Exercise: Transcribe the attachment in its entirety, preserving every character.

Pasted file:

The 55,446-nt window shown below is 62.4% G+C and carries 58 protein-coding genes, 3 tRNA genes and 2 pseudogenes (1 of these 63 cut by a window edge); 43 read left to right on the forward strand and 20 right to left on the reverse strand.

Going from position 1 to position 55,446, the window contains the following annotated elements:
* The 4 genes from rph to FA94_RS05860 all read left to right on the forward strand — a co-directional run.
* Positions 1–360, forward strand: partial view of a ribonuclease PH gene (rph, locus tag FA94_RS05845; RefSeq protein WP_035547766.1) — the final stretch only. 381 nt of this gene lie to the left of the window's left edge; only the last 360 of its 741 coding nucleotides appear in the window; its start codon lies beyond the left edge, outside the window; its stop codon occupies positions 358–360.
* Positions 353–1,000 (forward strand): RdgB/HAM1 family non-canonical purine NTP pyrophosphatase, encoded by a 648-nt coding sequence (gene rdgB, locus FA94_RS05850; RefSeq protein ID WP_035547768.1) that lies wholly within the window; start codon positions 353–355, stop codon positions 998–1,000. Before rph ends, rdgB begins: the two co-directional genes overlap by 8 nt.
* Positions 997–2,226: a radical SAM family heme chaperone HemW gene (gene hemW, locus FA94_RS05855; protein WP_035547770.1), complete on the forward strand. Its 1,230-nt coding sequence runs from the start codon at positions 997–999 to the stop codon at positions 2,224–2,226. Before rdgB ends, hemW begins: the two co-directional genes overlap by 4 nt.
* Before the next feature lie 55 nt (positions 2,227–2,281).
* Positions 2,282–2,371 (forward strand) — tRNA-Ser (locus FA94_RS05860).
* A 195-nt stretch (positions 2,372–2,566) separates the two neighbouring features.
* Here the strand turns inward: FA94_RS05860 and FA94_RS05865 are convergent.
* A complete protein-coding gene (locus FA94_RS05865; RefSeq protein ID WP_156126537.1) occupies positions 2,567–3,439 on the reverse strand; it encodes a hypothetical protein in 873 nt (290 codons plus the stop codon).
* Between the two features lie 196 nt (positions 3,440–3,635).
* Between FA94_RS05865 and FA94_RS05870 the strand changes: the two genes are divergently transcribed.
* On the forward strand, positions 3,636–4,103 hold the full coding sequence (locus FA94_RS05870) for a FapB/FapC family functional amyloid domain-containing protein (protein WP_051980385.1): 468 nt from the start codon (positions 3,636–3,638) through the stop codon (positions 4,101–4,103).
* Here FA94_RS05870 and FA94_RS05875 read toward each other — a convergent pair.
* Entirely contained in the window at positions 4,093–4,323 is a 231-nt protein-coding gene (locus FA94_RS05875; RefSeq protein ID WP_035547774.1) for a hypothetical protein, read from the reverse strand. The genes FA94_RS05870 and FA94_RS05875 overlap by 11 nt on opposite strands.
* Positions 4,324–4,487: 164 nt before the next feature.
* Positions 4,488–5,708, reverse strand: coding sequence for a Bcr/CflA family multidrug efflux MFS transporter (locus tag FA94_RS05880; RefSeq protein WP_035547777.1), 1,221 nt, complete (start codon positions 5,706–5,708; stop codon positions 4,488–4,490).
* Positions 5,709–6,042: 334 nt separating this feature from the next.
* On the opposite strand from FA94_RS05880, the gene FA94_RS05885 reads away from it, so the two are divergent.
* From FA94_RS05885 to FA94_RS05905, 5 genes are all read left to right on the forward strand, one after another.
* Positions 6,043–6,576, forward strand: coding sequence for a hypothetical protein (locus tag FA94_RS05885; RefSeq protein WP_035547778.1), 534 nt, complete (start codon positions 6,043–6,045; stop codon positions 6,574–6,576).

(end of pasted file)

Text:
The 55,446-nt window shown below is 62.4% G+C and carries 58 protein-coding genes, 3 tRNA genes and 2 pseudogenes (1 of these 63 cut by a window edge); 43 read left to right on the forward strand and 20 right to left on the reverse strand.

Going from position 1 to position 55,446, the window contains the following annotated elements:
* The 4 genes from rph to FA94_RS05860 all read left to right on the forward strand — a co-directional run.
* Positions 1–360, forward strand: partial view of a ribonuclease PH gene (rph, locus tag FA94_RS05845; RefSeq protein WP_035547766.1) — the final stretch only. 381 nt of this gene lie to the left of the window's left edge; only the last 360 of its 741 coding nucleotides appear in the window; its start codon lies beyond the left edge, outside the window; its stop codon occupies positions 358–360.
* Positions 353–1,000 (forward strand): RdgB/HAM1 family non-canonical purine NTP pyrophosphatase, encoded by a 648-nt coding sequence (gene rdgB, locus FA94_RS05850; RefSeq protein ID WP_035547768.1) that lies wholly within the window; start codon positions 353–355, stop codon positions 998–1,000. Before rph ends, rdgB begins: the two co-directional genes overlap by 8 nt.
* Positions 997–2,226: a radical SAM family heme chaperone HemW gene (gene hemW, locus FA94_RS05855; protein WP_035547770.1), complete on the forward strand. Its 1,230-nt coding sequence runs from the start codon at positions 997–999 to the stop codon at positions 2,224–2,226. Before rdgB ends, hemW begins: the two co-directional genes overlap by 4 nt.
* Before the next feature lie 55 nt (positions 2,227–2,281).
* Positions 2,282–2,371 (forward strand) — tRNA-Ser (locus FA94_RS05860).
* A 195-nt stretch (positions 2,372–2,566) separates the two neighbouring features.
* Here the strand turns inward: FA94_RS05860 and FA94_RS05865 are convergent.
* A complete protein-coding gene (locus FA94_RS05865; RefSeq protein ID WP_156126537.1) occupies positions 2,567–3,439 on the reverse strand; it encodes a hypothetical protein in 873 nt (290 codons plus the stop codon).
* Between the two features lie 196 nt (positions 3,440–3,635).
* Between FA94_RS05865 and FA94_RS05870 the strand changes: the two genes are divergently transcribed.
* On the forward strand, positions 3,636–4,103 hold the full coding sequence (locus FA94_RS05870) for a FapB/FapC family functional amyloid domain-containing protein (protein WP_051980385.1): 468 nt from the start codon (positions 3,636–3,638) through the stop codon (positions 4,101–4,103).
* Here FA94_RS05870 and FA94_RS05875 read toward each other — a convergent pair.
* Entirely contained in the window at positions 4,093–4,323 is a 231-nt protein-coding gene (locus FA94_RS05875; RefSeq protein ID WP_035547774.1) for a hypothetical protein, read from the reverse strand. The genes FA94_RS05870 and FA94_RS05875 overlap by 11 nt on opposite strands.
* Positions 4,324–4,487: 164 nt before the next feature.
* Positions 4,488–5,708, reverse strand: coding sequence for a Bcr/CflA family multidrug efflux MFS transporter (locus tag FA94_RS05880; RefSeq protein WP_035547777.1), 1,221 nt, complete (start codon positions 5,706–5,708; stop codon positions 4,488–4,490).
* Positions 5,709–6,042: 334 nt separating this feature from the next.
* On the opposite strand from FA94_RS05880, the gene FA94_RS05885 reads away from it, so the two are divergent.
* From FA94_RS05885 to FA94_RS05905, 5 genes are all read left to right on the forward strand, one after another.
* Positions 6,043–6,576, forward strand: coding sequence for a hypothetical protein (locus tag FA94_RS05885; RefSeq protein WP_035547778.1), 534 nt, complete (start codon positions 6,043–6,045; stop codon positions 6,574–6,576).